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Finding Scholarly Journals


What About Blogs?

How to recognize and access different types of periodicals: scholarly, peer-reviewed, popular, trade/industry, magazines, newspapers

Why Blogs?

Until scholars started blogging, the general reading public had very little access to the conversations of scholars, which are breeding grounds for many of the major ideas that eventually become groundbreaking research studies, articles, and books. These conversations happen at conferences during presentations, but also over coffee or beer near the conference sites, or in department offices, labs, and local hangouts. With blogs, scholars get a chance to let a broader public get a glimpse of ideas as they form, and see how scholars test things out in an environment more open and forgiving (sometimes) than a professional presentation or publication. Blogs also allow scholars a venue for educating a broader public, especially on topics that are misunderstood or misrepresented in the popular press.

Compared to traditional academic journals, which have existed for over 200 years, blogs are still relatively new, which means that only a few blogs are beginning to be included in article databases.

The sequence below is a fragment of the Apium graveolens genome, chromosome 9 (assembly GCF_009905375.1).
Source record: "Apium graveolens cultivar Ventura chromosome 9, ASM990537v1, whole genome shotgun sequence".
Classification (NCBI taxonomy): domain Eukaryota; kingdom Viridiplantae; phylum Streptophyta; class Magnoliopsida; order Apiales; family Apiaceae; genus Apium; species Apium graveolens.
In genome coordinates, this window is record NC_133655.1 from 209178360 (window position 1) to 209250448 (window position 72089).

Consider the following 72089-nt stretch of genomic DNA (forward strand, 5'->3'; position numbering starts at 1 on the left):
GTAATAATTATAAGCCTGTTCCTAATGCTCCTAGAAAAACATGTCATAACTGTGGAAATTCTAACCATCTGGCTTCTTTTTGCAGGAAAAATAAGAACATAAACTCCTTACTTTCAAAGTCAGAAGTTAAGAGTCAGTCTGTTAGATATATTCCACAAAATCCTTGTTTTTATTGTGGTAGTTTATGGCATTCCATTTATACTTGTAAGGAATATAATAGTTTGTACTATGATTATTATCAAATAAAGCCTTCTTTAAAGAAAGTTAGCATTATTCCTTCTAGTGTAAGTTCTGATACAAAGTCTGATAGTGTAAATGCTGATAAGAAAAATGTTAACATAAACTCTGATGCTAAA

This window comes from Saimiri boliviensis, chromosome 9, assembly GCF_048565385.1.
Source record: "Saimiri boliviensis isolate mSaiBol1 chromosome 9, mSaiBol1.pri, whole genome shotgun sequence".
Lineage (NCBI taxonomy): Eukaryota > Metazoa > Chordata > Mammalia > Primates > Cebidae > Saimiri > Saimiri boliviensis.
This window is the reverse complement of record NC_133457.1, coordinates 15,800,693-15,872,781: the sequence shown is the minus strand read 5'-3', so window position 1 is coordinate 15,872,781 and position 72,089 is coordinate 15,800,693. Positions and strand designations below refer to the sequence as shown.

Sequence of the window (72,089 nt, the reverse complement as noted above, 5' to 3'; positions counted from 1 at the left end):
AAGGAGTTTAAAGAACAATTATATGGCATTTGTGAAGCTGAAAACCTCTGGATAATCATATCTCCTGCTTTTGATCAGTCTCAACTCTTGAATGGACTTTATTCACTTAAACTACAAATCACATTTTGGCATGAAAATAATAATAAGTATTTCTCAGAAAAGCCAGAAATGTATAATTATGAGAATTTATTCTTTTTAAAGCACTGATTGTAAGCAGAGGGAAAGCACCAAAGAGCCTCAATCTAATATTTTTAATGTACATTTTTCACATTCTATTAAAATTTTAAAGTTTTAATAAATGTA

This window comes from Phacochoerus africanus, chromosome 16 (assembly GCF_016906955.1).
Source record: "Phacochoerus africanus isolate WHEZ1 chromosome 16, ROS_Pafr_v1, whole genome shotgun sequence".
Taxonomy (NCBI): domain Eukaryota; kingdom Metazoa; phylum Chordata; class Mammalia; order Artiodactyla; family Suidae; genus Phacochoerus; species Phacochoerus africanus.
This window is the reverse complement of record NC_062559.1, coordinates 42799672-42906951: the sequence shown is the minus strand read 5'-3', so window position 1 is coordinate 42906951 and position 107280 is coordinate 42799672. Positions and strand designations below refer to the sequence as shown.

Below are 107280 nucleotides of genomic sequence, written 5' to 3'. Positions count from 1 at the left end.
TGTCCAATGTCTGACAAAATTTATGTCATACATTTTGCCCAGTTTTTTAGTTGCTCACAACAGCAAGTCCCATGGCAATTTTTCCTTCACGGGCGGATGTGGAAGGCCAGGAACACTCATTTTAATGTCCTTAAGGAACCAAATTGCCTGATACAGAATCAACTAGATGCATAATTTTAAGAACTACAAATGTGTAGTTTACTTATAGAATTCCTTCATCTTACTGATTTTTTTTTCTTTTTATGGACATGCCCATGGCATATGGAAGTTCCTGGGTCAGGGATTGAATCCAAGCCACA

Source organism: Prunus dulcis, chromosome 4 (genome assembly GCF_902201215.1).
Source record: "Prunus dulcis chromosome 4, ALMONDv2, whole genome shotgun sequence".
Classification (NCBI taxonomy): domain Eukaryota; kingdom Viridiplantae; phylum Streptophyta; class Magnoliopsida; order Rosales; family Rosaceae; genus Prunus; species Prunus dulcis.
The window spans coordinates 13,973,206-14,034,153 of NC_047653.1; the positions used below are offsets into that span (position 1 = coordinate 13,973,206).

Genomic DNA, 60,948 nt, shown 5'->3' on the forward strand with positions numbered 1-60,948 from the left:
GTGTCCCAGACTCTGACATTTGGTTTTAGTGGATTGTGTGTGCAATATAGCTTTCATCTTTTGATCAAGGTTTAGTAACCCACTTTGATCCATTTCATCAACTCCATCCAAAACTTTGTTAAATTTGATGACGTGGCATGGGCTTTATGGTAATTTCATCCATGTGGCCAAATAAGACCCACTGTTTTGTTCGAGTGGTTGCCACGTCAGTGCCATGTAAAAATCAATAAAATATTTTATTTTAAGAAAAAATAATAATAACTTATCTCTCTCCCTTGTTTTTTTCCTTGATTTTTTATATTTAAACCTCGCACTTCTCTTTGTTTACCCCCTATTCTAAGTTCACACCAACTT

CAUTION: Check with your instructor: he or she may be aware of certain blogs that are highly regarded in the field.  He or she may also simply rule out blogs as sources, since the task of evaluating their authoritativeness and bias may be beyond the scope of the course.

Searching for Authoritative Blogs

It can be difficult to locate authoritative blogs. Here are some starting points:

Blogs in Nexis Uni

After you've run a search in Nexis Uni, go the limiters in the left-hand column. Under "Publication Type" click "Blogs." You'll then see a list of blog titles aggregated by Newstex.

Screenshot of Publication Type in Nexis Uni, showing "Blogs" as the second entry.

Scientopia RSS

Here is a sample of current blog entries from

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